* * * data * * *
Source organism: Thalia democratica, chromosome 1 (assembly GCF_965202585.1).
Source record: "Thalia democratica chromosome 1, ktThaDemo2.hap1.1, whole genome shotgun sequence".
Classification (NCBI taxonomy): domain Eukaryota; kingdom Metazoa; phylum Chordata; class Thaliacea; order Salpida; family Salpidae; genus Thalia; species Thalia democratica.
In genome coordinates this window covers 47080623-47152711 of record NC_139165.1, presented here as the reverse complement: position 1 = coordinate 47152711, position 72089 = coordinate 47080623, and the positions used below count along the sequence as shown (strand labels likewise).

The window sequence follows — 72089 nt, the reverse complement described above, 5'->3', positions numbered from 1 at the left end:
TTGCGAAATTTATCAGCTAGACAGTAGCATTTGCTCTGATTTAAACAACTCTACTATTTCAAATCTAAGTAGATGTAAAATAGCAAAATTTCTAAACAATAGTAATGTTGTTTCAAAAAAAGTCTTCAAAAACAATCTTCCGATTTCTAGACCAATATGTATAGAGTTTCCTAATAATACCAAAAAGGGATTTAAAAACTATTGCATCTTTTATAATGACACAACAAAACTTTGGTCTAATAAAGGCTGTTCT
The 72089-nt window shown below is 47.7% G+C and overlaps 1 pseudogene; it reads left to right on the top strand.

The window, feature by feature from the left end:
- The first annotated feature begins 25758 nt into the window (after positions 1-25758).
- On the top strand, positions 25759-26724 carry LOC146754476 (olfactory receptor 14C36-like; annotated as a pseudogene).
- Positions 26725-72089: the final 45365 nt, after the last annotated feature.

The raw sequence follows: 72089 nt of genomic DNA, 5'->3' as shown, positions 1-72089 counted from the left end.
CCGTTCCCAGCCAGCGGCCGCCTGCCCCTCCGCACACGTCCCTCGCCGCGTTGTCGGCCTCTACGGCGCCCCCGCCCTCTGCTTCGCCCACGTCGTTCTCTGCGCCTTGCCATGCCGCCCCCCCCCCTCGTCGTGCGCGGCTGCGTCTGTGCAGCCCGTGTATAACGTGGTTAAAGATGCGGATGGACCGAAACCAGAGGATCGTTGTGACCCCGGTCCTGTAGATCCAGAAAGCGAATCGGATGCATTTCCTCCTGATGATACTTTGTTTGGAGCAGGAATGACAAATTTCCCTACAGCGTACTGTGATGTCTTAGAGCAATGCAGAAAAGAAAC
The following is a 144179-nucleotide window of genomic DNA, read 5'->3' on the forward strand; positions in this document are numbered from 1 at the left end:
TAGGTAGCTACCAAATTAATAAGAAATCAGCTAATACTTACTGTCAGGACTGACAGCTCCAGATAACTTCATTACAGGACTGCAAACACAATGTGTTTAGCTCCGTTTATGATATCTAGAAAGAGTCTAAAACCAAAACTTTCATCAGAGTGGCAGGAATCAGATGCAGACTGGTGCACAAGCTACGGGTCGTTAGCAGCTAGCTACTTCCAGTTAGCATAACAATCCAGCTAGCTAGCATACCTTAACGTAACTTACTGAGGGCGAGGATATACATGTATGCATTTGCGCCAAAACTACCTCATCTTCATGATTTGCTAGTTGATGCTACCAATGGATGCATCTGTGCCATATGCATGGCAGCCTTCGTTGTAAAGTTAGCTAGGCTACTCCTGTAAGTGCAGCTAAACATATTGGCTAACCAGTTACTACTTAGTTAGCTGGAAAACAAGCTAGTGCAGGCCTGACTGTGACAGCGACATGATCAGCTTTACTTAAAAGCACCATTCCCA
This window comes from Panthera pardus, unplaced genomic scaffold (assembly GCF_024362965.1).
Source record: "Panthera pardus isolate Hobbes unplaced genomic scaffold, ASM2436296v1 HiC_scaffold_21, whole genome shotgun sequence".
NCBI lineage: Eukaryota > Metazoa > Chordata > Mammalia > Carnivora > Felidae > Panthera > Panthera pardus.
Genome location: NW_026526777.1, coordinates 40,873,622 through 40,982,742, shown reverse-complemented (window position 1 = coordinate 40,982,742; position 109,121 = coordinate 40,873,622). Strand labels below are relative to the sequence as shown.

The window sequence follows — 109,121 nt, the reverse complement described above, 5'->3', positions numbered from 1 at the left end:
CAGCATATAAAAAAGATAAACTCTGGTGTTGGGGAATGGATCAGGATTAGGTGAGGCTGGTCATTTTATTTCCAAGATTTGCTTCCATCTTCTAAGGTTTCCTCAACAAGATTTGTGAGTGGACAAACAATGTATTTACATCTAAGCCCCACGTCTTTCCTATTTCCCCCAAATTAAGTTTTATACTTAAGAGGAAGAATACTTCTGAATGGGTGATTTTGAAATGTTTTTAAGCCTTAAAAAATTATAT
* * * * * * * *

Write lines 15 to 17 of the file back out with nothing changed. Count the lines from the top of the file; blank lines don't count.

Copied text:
TAGGTAGCTACCAAATTAATAAGAAATCAGCTAATACTTACTGTCAGGACTGACAGCTCCAGATAACTTCATTACAGGACTGCAAACACAATGTGTTTAGCTCCGTTTATGATATCTAGAAAGAGTCTAAAACCAAAACTTTCATCAGAGTGGCAGGAATCAGATGCAGACTGGTGCACAAGCTACGGGTCGTTAGCAGCTAGCTACTTCCAGTTAGCATAACAATCCAGCTAGCTAGCATACCTTAACGTAACTTACTGAGGGCGAGGATATACATGTATGCATTTGCGCCAAAACTACCTCATCTTCATGATTTGCTAGTTGATGCTACCAATGGATGCATCTGTGCCATATGCATGGCAGCCTTCGTTGTAAAGTTAGCTAGGCTACTCCTGTAAGTGCAGCTAAACATATTGGCTAACCAGTTACTACTTAGTTAGCTGGAAAACAAGCTAGTGCAGGCCTGACTGTGACAGCGACATGATCAGCTTTACTTAAAAGCACCATTCCCA
This window comes from Panthera pardus, unplaced genomic scaffold (assembly GCF_024362965.1).
Source record: "Panthera pardus isolate Hobbes unplaced genomic scaffold, ASM2436296v1 HiC_scaffold_21, whole genome shotgun sequence".